eve online          eve online


Looking at gameplay in EVE, you find that there are two fundamentally established activities, grinding and PvP, and everything that you can do in the game is a subset or an offshoot of one of those two activities. If you’re not grinding out minerals by mining asteroids, you’re grinding out ISK (the in-game currency) by completing missions, both of which are put forth towards ensuring a sufficient supply of ships and equipment on hand when you go out into the lawless frontiers of the galaxy where only player-run corporations rule. Even so, the game certainly gives you the opportunity to customize your character’s skill set to a very fine degree, and gives you plenty of opportunity to make yourself into the premier miner, trader, or mercenary pilot around. While players are automatically assigned to NPC-run corporations, they are by no means bound to them any longer than is necessary. If you’ve got friends, or are a persuasive player, getting into a player-run corporation should be a snap. Surviving is another matter entirely. Although it doesn’t appear that there are quite as many random pirate players hanging out at the warp points, ready to blast the unwary for sport, there are still some, which understandably makes it difficult to enjoy the game. As one of the tutorial missions mentions, the guiding ethos in EVE is “don’t fly what you can’t afford to lose.” So while you may have scrimped and saved to buy up that Amarr battleship and decked it out with enough weapons to swat lesser opponents without batting an eye, it’s unwise to tool around the galaxy in it unless you’re certain of your abilities or you’ve got a screen of corporation friends to support you.

For a game that gives you considerable control over your own destiny, the actual piloting of starships can be rather frustrating. You have no direct control over your craft like you would in games such as Wing Commander or Homeworld. You can find celestial bodies and points of interest within a star system to align with and approach, you can choose to orbit enemies and structures at distances which are pre-defined either by you or the game, but you can’t necessarily fly your ship like you’d expect. A Star Trek Online control scheme would certainly be easier to handle, though it would doubtlessly cause problems with the physics model that EVE employs for projectile-based weapons. For those who prefer to mark targets and shoot without all the pesky trouble of trying to get on their enemy’s six, EVE should prove an interesting challenge.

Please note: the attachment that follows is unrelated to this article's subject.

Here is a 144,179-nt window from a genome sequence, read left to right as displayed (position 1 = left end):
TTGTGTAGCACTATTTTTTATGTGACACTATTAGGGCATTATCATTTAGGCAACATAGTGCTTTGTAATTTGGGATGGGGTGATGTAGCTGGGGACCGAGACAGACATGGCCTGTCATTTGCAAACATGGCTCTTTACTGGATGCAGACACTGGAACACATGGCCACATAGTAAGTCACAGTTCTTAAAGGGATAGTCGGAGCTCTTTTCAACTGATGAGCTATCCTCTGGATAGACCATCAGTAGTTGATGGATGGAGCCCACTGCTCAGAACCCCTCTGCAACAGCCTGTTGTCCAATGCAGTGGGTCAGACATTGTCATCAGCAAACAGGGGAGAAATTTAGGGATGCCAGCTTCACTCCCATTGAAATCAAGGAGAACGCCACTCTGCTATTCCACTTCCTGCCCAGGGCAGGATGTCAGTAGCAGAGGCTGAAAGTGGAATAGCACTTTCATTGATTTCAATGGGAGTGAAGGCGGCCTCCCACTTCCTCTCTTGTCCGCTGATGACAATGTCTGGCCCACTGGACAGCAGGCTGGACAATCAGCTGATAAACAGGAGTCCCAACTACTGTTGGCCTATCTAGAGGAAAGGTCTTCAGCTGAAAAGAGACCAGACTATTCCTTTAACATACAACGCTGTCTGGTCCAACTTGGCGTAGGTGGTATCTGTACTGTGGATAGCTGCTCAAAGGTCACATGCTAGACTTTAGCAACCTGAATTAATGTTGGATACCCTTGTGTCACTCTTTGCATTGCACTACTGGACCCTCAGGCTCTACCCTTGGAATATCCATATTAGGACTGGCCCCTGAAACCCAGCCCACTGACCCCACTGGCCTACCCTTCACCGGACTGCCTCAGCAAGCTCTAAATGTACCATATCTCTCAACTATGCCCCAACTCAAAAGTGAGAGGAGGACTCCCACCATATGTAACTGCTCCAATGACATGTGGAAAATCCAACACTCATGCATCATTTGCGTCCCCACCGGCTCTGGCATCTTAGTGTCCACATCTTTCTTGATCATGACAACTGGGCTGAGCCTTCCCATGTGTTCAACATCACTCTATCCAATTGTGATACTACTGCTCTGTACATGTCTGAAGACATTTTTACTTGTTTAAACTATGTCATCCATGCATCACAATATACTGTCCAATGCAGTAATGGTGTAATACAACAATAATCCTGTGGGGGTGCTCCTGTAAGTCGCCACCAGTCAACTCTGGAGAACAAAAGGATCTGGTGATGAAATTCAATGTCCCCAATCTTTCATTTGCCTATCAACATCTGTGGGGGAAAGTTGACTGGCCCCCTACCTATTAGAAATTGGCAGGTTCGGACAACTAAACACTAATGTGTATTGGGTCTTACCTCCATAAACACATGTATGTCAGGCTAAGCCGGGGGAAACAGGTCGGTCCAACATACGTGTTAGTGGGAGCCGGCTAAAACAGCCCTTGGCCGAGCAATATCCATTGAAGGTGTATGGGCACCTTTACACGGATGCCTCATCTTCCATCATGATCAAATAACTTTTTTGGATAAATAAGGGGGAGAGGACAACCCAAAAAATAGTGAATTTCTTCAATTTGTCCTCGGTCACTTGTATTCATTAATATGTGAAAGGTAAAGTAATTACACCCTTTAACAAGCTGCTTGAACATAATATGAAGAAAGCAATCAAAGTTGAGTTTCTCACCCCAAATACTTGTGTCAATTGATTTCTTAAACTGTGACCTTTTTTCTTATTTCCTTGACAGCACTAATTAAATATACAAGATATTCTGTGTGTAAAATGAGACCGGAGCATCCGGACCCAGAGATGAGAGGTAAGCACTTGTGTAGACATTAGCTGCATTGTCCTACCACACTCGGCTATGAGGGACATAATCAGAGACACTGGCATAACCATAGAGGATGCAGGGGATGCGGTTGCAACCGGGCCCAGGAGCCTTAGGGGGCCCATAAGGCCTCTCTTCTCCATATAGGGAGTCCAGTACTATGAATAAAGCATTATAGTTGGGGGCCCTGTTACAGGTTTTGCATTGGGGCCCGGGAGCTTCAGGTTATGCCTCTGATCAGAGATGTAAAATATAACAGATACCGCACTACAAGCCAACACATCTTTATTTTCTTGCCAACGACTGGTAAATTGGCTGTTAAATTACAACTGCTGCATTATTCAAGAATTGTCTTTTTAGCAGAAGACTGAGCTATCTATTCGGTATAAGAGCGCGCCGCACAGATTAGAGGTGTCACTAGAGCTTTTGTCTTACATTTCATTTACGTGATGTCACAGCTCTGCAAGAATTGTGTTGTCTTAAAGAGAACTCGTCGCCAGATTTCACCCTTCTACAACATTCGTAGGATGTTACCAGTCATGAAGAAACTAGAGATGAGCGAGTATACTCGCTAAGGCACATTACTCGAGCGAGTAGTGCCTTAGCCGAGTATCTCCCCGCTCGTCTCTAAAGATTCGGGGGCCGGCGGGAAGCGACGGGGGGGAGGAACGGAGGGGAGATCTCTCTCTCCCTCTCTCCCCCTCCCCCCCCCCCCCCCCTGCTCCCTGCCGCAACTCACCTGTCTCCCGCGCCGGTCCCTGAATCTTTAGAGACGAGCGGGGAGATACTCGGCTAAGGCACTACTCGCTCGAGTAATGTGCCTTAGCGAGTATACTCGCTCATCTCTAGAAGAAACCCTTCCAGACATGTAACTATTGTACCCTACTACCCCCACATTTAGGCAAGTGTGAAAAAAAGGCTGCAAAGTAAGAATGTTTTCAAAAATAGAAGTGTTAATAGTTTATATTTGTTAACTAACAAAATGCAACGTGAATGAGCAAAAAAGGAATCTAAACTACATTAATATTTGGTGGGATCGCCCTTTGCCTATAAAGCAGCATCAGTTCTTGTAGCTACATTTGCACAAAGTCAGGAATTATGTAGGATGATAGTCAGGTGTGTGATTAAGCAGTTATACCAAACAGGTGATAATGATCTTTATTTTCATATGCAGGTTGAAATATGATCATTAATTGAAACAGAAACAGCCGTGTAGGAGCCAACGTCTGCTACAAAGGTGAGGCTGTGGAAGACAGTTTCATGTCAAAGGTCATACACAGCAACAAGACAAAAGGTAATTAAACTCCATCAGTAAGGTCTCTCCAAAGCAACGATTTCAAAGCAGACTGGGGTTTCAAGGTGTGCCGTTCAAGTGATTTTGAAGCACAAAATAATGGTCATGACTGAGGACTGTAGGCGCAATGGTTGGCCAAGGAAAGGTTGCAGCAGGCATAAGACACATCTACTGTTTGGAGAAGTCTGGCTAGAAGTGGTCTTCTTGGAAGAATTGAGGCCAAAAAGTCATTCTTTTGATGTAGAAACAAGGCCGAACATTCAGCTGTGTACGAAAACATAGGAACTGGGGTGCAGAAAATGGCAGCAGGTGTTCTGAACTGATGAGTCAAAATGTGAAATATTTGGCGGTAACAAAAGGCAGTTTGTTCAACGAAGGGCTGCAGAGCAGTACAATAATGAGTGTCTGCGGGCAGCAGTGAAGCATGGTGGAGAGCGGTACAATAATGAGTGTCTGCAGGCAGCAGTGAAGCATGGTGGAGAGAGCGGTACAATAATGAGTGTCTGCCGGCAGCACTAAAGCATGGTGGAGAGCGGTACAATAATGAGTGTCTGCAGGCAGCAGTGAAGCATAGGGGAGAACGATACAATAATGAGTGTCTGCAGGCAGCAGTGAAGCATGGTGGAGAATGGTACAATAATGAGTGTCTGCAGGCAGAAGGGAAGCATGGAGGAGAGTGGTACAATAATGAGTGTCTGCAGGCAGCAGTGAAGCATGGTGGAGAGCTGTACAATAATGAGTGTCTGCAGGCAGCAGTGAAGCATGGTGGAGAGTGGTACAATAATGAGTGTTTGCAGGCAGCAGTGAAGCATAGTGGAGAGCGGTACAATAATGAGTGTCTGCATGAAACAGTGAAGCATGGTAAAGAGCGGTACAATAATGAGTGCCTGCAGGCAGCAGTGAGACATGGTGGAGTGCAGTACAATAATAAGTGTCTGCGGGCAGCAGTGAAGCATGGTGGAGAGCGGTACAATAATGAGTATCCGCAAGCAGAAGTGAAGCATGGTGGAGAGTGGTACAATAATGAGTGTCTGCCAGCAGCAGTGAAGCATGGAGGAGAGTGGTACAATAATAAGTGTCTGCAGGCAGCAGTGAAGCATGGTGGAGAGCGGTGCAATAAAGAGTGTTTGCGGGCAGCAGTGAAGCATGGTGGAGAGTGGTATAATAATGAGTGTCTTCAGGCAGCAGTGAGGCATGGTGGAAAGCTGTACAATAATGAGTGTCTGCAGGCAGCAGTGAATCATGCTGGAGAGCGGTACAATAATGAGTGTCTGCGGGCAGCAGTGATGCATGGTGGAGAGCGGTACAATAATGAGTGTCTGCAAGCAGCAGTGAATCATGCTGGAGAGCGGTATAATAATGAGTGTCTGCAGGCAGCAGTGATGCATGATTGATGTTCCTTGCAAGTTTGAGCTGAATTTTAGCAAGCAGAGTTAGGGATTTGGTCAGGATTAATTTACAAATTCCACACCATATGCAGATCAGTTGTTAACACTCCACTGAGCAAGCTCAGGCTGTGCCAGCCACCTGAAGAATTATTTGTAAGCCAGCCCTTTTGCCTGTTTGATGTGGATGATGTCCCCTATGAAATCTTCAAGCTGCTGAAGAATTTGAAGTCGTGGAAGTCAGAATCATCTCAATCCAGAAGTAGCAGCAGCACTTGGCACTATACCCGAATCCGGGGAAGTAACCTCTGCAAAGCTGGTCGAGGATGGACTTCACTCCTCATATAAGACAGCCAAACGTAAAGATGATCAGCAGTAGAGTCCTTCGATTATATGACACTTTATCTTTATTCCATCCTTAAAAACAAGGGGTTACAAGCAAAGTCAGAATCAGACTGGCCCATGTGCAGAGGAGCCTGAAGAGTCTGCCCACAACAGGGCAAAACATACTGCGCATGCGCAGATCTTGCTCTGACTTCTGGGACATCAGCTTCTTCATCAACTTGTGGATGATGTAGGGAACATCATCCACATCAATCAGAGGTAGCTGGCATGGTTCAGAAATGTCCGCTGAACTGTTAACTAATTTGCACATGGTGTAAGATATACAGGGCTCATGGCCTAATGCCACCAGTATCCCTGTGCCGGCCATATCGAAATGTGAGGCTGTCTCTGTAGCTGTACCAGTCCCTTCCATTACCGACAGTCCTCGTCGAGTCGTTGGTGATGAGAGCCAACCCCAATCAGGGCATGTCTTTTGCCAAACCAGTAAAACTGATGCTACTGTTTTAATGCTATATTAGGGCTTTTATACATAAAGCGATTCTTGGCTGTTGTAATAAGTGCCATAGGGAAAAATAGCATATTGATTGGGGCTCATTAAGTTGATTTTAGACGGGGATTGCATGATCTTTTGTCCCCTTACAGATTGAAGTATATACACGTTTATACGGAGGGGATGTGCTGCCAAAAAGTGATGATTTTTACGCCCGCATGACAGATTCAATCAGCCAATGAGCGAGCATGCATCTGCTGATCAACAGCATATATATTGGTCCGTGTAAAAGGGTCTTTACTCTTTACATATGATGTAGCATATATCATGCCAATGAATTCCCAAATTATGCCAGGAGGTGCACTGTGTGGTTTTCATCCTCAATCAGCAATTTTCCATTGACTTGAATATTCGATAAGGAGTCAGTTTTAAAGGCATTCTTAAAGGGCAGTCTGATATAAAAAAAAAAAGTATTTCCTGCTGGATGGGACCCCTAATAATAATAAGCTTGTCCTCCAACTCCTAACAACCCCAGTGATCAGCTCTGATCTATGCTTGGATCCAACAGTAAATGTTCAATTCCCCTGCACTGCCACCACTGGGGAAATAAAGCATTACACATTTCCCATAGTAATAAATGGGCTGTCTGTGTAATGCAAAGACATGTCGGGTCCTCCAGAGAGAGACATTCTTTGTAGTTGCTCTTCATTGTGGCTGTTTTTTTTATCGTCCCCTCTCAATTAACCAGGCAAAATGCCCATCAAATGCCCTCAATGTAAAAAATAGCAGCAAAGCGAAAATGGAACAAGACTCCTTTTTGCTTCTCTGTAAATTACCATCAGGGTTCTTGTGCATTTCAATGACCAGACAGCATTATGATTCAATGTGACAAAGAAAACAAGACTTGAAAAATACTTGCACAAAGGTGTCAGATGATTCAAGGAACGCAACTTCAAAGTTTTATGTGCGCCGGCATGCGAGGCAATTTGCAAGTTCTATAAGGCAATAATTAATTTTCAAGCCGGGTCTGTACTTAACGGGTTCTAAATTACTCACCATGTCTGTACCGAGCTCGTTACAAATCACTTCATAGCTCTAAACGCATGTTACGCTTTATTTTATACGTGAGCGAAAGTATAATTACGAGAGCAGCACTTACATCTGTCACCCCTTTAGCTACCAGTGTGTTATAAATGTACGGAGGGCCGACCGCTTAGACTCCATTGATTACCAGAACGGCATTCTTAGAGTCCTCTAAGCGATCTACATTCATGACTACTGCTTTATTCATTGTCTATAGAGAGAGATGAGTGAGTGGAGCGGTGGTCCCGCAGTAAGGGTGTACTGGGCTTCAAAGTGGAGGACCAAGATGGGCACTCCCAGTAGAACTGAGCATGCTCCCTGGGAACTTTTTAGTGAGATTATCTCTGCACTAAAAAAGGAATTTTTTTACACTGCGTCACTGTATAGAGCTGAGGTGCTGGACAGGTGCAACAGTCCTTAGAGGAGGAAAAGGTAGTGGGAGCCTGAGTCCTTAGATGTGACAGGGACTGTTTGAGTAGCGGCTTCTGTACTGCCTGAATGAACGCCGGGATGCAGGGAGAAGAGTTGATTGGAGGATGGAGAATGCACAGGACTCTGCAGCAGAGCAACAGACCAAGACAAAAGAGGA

If one were to describe EVE Online, the most accurate description possible would be “boutique MMO.” It’s not aimed at the WoW crowd. It’s not trying to steal market share from the behemoths. Yet it has enough of a stable player base to elevate it beyond merely cult status. As Douglas Adams so aptly wrote, “It’s a tough universe out there.” EVE is an elegant and brutal waltz among the stars. For those who want some serious PvP action and don’t mind a sharp learning curve, this MMO might well keep you satisfied for years.

 

- Axel Cushing

(March 4, 2011)